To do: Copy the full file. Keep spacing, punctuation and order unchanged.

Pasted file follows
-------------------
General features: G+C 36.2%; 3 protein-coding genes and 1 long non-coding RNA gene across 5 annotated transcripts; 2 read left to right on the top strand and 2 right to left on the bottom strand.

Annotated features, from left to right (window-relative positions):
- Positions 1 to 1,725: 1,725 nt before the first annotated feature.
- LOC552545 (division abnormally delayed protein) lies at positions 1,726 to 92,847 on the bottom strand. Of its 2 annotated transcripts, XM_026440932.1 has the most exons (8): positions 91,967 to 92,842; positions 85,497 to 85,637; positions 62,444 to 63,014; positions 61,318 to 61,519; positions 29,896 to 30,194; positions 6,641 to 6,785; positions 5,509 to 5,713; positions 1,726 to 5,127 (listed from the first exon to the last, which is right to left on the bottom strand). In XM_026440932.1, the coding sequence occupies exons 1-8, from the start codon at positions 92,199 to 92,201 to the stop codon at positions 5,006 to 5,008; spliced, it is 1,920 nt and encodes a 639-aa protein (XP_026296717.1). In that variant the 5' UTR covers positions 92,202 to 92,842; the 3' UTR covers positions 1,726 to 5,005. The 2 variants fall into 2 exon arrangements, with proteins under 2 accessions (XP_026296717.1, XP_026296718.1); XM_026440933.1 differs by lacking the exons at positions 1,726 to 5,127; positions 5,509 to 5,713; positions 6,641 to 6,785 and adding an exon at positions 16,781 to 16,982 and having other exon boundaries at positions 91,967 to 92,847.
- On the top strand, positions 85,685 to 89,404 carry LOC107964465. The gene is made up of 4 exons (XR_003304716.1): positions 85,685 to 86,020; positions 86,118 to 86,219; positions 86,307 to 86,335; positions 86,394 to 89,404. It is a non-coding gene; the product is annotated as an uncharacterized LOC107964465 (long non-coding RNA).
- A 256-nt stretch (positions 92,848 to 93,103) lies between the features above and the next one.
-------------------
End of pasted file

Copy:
General features: G+C 36.2%; 3 protein-coding genes and 1 long non-coding RNA gene across 5 annotated transcripts; 2 read left to right on the top strand and 2 right to left on the bottom strand.

Annotated features, from left to right (window-relative positions):
- Positions 1 to 1,725: 1,725 nt before the first annotated feature.
- LOC552545 (division abnormally delayed protein) lies at positions 1,726 to 92,847 on the bottom strand. Of its 2 annotated transcripts, XM_026440932.1 has the most exons (8): positions 91,967 to 92,842; positions 85,497 to 85,637; positions 62,444 to 63,014; positions 61,318 to 61,519; positions 29,896 to 30,194; positions 6,641 to 6,785; positions 5,509 to 5,713; positions 1,726 to 5,127 (listed from the first exon to the last, which is right to left on the bottom strand). In XM_026440932.1, the coding sequence occupies exons 1-8, from the start codon at positions 92,199 to 92,201 to the stop codon at positions 5,006 to 5,008; spliced, it is 1,920 nt and encodes a 639-aa protein (XP_026296717.1). In that variant the 5' UTR covers positions 92,202 to 92,842; the 3' UTR covers positions 1,726 to 5,005. The 2 variants fall into 2 exon arrangements, with proteins under 2 accessions (XP_026296717.1, XP_026296718.1); XM_026440933.1 differs by lacking the exons at positions 1,726 to 5,127; positions 5,509 to 5,713; positions 6,641 to 6,785 and adding an exon at positions 16,781 to 16,982 and having other exon boundaries at positions 91,967 to 92,847.
- On the top strand, positions 85,685 to 89,404 carry LOC107964465. The gene is made up of 4 exons (XR_003304716.1): positions 85,685 to 86,020; positions 86,118 to 86,219; positions 86,307 to 86,335; positions 86,394 to 89,404. It is a non-coding gene; the product is annotated as an uncharacterized LOC107964465 (long non-coding RNA).
- A 256-nt stretch (positions 92,848 to 93,103) lies between the features above and the next one.